4. Understand the Collection Process
The process is simple. Either you choose where to send your employee for drug testing or ask them to find a clinic. Consider scheduling a mobile drug testing unit to come to you if you have many employees to test at the same time.
Lobdock Impairment Detection offers 24/7 mobile on-site testing as well as in clinic
Whether you send them to a clinic or have the clinic come to you, the process is the same for your employees:
- Show your ID. The collector uses ID to verify the right person is taking the drug test.
- Remove contents. Pockets must be emptied and liners pulled out to confirm there are no contaminants or samples in the donor’s possession. No hats, gloves, coats, jackets, scarves, etc. are allowed. All belongings are placed in a secure location or within eyesight of the collector. Drug testing does not require removal of any other clothing or shoes.
- Wash hands to prevent contaminating the sample. There is no access to soap and water in the testing room.
- Inspect the specimen kit. The collector shows the donor that the kit is sealed and hasn’t been exposed to tampering.
- Ask questions. The donor is welcome to ask any questions before submitting the sample.
- Submit the sample. Don’t flush the toilet. The toilet tank and handle are taped down to prevent access to water so the sample can’t be diluted. Blue dye in the toilet confirms it hasn’t been flushed. The collector tests the temperature, color and smell of the sample and makes sure the required amount was submitted.
- Chain of custody. This form tracks and documents all hands that touched the sample from testing to results. The collector seals samples for the lab in the presence of the donor. The donor signs to confirm ownership of the sample.
5. Prepare for Drug Testing Obstacles
Despite best preparations, sometimes the drug testing process isn’t as smooth as we think it should be. Here are some of the most common problems:
Shy bladder refers to the inability to provide a sufficient amount of urine for the drug test. In this case, a donor must remain at the clinic within view of the collector. The collector will encourage the donor to drink up to 40 oz. of water within 3 hours and try again. Leaving the clinic before finishing the test is reported as a refusal to test.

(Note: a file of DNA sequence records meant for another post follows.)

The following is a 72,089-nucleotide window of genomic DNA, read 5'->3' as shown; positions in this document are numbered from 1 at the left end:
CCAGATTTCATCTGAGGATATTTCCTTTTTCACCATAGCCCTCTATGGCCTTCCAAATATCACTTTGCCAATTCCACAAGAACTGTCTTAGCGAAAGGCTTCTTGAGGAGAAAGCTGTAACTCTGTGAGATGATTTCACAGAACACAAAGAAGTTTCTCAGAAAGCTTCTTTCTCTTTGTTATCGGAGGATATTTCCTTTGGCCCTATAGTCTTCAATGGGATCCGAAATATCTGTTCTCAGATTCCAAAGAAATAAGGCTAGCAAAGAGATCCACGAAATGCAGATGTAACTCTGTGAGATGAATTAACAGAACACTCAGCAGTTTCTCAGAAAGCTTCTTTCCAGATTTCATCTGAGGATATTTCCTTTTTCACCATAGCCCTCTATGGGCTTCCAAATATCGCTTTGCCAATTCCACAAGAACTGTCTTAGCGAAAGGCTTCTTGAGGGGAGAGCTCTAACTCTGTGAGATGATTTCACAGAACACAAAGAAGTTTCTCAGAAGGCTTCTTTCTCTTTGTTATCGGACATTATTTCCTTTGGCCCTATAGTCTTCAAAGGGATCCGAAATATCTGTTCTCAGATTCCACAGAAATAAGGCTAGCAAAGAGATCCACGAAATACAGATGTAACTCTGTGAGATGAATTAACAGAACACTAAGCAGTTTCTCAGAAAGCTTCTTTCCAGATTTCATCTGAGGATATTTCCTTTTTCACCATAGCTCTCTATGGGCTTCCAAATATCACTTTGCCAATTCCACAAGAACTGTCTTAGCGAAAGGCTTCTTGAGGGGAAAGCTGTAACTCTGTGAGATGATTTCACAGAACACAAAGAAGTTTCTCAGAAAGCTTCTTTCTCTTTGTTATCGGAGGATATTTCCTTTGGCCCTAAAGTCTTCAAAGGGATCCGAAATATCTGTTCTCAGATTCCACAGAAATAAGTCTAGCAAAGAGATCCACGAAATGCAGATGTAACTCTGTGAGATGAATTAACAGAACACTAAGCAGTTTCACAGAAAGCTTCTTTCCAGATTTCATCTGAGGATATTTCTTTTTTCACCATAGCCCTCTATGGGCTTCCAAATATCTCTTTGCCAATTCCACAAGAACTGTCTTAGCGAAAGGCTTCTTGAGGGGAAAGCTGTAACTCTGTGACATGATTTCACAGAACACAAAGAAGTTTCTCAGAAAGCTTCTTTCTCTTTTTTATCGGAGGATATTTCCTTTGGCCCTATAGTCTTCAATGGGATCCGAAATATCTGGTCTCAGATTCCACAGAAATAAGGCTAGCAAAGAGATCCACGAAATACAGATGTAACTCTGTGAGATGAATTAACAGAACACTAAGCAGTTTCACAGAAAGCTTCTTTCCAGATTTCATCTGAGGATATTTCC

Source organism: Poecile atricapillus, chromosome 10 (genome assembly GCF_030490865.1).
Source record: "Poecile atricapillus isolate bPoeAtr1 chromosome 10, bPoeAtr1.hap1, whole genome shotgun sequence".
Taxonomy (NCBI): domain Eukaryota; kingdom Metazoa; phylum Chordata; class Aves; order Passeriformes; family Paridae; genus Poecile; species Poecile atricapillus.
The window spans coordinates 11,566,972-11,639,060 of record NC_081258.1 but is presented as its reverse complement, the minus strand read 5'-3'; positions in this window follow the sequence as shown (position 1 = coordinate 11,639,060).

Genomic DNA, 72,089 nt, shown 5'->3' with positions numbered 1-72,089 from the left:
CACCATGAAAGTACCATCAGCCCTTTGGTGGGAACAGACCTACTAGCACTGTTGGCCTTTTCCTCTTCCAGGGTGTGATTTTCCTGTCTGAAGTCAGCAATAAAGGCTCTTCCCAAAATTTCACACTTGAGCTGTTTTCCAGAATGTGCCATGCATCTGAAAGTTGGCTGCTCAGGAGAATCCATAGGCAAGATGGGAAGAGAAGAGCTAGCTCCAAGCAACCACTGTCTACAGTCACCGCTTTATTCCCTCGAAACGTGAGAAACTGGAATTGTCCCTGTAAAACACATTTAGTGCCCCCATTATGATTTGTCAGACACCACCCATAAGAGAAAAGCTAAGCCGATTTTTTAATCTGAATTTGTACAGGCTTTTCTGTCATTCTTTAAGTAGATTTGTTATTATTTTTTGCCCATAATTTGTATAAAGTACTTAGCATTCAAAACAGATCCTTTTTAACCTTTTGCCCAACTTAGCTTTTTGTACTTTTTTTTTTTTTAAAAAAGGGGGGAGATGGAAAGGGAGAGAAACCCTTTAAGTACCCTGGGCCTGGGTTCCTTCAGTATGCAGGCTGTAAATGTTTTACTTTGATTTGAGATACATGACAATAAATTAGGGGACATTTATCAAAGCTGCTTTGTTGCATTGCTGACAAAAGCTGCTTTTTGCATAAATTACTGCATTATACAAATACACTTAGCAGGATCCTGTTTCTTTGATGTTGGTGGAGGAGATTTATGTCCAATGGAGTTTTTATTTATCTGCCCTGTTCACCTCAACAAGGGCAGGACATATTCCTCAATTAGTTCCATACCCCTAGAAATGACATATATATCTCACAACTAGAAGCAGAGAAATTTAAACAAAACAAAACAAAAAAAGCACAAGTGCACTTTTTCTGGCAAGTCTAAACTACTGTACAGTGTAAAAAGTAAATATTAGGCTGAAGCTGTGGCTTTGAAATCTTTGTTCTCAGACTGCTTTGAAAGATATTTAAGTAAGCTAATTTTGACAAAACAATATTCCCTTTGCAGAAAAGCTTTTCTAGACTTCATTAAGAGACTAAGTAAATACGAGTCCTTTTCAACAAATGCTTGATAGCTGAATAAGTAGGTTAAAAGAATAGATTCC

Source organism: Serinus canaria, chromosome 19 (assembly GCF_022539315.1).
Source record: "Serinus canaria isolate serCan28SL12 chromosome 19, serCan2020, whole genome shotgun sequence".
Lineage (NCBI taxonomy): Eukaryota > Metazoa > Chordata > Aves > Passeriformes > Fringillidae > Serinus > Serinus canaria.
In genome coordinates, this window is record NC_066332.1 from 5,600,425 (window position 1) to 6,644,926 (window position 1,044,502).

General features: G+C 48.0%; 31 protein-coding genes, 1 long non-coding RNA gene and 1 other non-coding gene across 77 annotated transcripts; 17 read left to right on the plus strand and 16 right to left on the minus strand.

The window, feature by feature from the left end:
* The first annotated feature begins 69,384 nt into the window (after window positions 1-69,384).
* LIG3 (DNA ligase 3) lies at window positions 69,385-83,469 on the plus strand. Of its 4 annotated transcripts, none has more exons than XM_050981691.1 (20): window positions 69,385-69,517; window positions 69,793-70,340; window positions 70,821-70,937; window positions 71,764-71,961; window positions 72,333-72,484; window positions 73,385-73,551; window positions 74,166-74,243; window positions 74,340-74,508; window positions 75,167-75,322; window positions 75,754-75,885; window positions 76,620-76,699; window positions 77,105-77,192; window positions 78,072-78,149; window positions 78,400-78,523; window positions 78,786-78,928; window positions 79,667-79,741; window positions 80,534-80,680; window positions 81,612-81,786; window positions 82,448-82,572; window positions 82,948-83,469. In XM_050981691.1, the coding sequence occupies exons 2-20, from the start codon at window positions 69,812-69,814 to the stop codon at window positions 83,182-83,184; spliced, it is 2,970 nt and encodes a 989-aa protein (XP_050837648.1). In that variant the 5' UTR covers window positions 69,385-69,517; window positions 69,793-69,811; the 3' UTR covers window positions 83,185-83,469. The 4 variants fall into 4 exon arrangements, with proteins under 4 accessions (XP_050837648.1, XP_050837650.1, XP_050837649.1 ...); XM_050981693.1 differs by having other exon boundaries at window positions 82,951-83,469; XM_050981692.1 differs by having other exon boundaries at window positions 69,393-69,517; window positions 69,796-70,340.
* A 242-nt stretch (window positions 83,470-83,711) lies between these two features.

Refusal to Test
If a donor refuses to test, the collector documents it as such. However, leaving the clinic before leaving a sample (as mentioned above) and failure to appear within a reasonable time as determined by you, the employer, are also considered test refusals. Failure to cooperate with any of the testing procedures or undergo a medical evaluation as directed by the MRO also result in a refusal.
Off Temperature Samples
Urine samples must be between 90-100 degrees. The collection cup measures amount and temperature of the sample. If urine measures outside of the range of acceptability, the donor must take a second, observed test. The collector sends both samples to the lab. If either one tests positive for drugs, the MRO calls the donor to determine if there is a legal or medical reason for drug use. Take the necessary action as outlined in your drug policy for positive results.
Adulterated or Substituted Samples
If a collector finds irregularities in a donor’s sample, the donor will be asked to provide a 2nd sample. The procedure is the same as for off-temperature samples.
Reassure your employees there’s no need to feel afraid or ashamed. Drug testing ensures a safe workplace for everyone.
Let Lobdock Impairment Detection handle your drug and alcohol testing program. We treat our clients with dignity and respect. Feel free to contact us if you have questions or concerns or call us at 405-822-0553.
Follow us for updates, tips and a little bit of fun!